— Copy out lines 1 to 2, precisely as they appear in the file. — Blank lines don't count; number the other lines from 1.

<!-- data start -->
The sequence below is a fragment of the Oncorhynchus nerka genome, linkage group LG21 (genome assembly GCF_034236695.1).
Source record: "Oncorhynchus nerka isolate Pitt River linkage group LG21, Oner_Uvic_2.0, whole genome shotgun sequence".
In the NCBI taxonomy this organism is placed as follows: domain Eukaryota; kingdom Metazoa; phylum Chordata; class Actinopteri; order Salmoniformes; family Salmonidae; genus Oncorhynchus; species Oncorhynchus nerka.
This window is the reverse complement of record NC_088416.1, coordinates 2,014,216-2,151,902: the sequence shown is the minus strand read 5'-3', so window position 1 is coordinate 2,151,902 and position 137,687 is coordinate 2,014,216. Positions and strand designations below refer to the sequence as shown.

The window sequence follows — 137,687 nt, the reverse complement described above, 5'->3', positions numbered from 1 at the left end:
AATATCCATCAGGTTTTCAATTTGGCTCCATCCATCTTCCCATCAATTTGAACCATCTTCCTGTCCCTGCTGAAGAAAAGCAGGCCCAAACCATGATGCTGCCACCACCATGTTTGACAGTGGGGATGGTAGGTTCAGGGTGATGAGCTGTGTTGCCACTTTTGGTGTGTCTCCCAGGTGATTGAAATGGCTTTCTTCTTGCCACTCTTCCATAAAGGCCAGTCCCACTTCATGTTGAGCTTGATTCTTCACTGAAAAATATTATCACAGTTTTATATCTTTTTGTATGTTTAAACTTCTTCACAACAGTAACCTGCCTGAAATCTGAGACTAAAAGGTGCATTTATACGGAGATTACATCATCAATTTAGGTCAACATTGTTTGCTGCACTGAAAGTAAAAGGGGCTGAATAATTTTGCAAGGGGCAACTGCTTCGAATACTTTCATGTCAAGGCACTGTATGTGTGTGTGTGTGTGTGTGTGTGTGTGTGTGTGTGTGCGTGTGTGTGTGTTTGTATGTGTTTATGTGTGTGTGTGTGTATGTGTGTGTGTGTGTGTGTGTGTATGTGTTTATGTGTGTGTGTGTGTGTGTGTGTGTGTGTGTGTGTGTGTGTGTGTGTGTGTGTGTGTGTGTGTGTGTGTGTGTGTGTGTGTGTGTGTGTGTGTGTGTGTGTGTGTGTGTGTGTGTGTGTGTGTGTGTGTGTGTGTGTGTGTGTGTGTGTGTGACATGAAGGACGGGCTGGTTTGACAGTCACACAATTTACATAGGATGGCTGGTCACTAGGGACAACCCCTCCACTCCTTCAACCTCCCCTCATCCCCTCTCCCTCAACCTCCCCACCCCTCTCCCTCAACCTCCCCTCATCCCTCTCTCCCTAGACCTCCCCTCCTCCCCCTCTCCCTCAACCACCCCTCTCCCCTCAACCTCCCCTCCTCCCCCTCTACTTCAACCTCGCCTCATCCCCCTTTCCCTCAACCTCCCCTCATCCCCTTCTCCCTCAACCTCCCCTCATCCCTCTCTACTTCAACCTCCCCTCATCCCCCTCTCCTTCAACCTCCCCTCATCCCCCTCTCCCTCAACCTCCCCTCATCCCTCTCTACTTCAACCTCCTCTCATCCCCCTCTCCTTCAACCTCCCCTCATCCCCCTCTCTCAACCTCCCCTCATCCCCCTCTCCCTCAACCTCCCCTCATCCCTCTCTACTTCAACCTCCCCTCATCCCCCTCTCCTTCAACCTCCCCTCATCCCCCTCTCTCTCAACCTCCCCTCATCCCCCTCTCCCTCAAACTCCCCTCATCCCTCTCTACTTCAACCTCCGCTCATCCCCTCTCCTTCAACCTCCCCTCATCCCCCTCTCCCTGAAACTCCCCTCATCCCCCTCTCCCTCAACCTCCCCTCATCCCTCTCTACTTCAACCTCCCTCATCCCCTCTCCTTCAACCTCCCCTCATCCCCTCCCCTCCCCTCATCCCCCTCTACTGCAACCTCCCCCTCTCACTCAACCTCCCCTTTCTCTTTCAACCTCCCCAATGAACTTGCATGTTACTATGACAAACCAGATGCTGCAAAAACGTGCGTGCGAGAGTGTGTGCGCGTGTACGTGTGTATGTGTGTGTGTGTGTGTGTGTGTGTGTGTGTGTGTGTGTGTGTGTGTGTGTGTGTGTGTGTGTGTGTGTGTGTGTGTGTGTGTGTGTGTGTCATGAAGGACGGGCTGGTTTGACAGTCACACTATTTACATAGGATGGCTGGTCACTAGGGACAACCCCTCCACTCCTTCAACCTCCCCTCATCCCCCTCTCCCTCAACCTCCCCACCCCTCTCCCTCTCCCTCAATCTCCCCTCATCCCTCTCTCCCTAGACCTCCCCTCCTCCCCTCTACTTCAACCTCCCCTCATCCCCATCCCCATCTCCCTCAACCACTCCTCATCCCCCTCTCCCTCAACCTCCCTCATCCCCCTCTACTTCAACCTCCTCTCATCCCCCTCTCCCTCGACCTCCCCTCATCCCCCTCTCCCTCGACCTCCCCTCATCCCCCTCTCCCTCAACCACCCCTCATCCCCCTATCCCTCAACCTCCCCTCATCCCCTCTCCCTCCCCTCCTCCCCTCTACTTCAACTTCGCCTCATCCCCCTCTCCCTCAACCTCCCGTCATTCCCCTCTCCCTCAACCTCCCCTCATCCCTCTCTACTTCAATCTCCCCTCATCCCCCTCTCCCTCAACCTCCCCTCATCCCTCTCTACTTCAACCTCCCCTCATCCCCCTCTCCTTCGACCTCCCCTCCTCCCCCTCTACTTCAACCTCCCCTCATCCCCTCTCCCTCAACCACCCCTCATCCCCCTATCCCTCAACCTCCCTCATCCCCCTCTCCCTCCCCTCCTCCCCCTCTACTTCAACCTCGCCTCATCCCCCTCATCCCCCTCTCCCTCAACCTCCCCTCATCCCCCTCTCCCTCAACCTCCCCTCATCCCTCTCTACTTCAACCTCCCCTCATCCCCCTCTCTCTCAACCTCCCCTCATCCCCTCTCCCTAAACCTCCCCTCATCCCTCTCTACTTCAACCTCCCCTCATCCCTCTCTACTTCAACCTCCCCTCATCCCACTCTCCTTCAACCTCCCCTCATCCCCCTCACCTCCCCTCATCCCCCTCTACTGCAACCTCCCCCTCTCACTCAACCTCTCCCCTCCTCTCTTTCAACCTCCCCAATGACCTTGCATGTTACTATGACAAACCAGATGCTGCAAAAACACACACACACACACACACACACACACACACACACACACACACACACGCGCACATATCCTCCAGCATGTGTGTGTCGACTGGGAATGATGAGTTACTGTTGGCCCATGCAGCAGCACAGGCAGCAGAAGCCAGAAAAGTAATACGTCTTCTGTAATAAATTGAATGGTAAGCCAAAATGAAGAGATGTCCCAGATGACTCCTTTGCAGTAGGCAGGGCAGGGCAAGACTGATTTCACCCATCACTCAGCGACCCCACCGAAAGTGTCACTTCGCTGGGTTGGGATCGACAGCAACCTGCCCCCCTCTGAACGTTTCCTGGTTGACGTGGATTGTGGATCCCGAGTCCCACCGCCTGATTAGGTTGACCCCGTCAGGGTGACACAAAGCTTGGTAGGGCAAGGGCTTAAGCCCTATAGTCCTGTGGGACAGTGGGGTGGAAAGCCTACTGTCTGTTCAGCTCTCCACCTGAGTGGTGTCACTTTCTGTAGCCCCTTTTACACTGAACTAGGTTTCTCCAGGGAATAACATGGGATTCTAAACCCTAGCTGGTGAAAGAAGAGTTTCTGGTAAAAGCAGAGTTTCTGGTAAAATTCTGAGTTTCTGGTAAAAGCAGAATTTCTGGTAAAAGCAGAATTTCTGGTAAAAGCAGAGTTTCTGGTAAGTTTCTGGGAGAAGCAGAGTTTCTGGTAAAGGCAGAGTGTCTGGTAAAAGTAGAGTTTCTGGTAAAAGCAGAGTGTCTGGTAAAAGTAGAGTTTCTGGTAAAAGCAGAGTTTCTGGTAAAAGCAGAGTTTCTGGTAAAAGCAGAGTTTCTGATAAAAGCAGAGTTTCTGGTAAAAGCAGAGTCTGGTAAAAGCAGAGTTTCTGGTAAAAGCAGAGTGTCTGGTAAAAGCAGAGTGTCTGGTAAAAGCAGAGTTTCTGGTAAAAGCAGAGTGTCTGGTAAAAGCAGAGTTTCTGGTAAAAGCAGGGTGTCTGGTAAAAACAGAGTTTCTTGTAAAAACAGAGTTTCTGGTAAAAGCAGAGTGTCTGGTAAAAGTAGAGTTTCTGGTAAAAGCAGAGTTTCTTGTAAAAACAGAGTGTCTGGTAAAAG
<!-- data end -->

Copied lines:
The sequence below is a fragment of the Oncorhynchus nerka genome, linkage group LG21 (genome assembly GCF_034236695.1).
Source record: "Oncorhynchus nerka isolate Pitt River linkage group LG21, Oner_Uvic_2.0, whole genome shotgun sequence".